A student club is under fire for plans to hire a dwarf to play a leprechaun for St Patrick's Day.
Those who signed up for the event at Manchester's Cargo were sent a WhatsApp message detailing the controversial move.
"This Friday we are hosting Manchester’s biggest Paddy’s Day event at Cargo," the text read. "There’s a huge club dressing, plenty of Irish hats and handouts and we’ve got our own dwarf leprechaun that will be going around the venue taking pictures all night."
One Irish person living in Manchester received the message and told MENit was understandably offensive and called the stereotype "ridiculous".
They said: "Obviously it’s been much discussed among university students who are Irish, and I know I’ve received several messages from people saying ‘oh my god, have you seen this? It’s horrible’. People saying ‘I cannot believe that’s real’.
"I was shocked but not surprised when I saw it," the student continued. "This kind of causal racism toward Irish people in the community is nothing new, particularly around this time of year."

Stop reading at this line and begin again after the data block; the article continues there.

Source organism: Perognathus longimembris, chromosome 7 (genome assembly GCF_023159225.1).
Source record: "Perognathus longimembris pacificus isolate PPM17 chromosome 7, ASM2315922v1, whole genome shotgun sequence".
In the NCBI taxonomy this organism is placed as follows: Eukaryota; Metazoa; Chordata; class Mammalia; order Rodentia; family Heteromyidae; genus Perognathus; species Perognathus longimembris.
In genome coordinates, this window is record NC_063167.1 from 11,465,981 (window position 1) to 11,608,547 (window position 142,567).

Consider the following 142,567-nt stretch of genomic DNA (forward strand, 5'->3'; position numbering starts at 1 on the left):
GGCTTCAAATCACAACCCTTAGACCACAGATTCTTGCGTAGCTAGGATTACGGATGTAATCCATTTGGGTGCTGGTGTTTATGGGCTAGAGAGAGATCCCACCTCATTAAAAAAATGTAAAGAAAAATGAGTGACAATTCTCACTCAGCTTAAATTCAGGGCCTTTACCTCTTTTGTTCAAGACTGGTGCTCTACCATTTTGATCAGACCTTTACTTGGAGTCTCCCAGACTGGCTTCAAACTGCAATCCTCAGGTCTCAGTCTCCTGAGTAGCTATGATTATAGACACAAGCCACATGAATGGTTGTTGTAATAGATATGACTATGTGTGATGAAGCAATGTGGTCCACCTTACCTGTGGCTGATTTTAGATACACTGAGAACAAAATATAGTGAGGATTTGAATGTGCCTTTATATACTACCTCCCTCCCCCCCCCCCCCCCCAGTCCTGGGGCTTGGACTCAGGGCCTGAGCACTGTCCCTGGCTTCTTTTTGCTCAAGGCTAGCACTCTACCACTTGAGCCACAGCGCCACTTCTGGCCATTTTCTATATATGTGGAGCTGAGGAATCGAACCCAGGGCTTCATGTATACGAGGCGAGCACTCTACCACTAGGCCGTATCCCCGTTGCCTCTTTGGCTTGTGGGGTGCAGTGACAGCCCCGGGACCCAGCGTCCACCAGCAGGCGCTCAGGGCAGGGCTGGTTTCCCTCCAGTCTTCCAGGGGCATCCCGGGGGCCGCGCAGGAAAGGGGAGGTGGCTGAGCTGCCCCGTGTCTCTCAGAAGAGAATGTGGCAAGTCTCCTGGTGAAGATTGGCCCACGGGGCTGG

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DNA Events, who were behind the night, has since decided to cancel this "element of the show".
In a statement, they said: "DNA have worked with Greg from the Minimen agency for over a decade, alongside hundreds of other entertainers from all backgrounds and disciplines to provide the highest calibre of entertainment and showmanship.
"We're proud to work with a wide diversity of performers and we have the utmost respect for Greg and his profession."
They continued: "That being said, we also understand the importance of listening to our customers and making sure that the entertainment we do provide is done with sensitivity towards the issues of race and culture, alongside those of inclusivity and diversity.
"As such, we have taken the decision to cancel this element of the show while we consult with all of our entertainers, agencies and performers to ensure that we are promoting these important values which form the backbone of our business."
Actor and performer Gregory Doherty, who was booked for the event, added: "As you can imagine with a name like Doherty I am of Irish descent. Both my parents are Irish and I carry an Irish passport. I am incredibly proud to be of Irish heritage.
"I do not consider dressing up as a mythical creature offensive/or a racial slur against the people of Ireland. Not sure if you’ve ever travelled to Ireland on Saint Patrick’s Day, but the iconography of a leprechaun is as iconic as a shillelagh or a shamrock."
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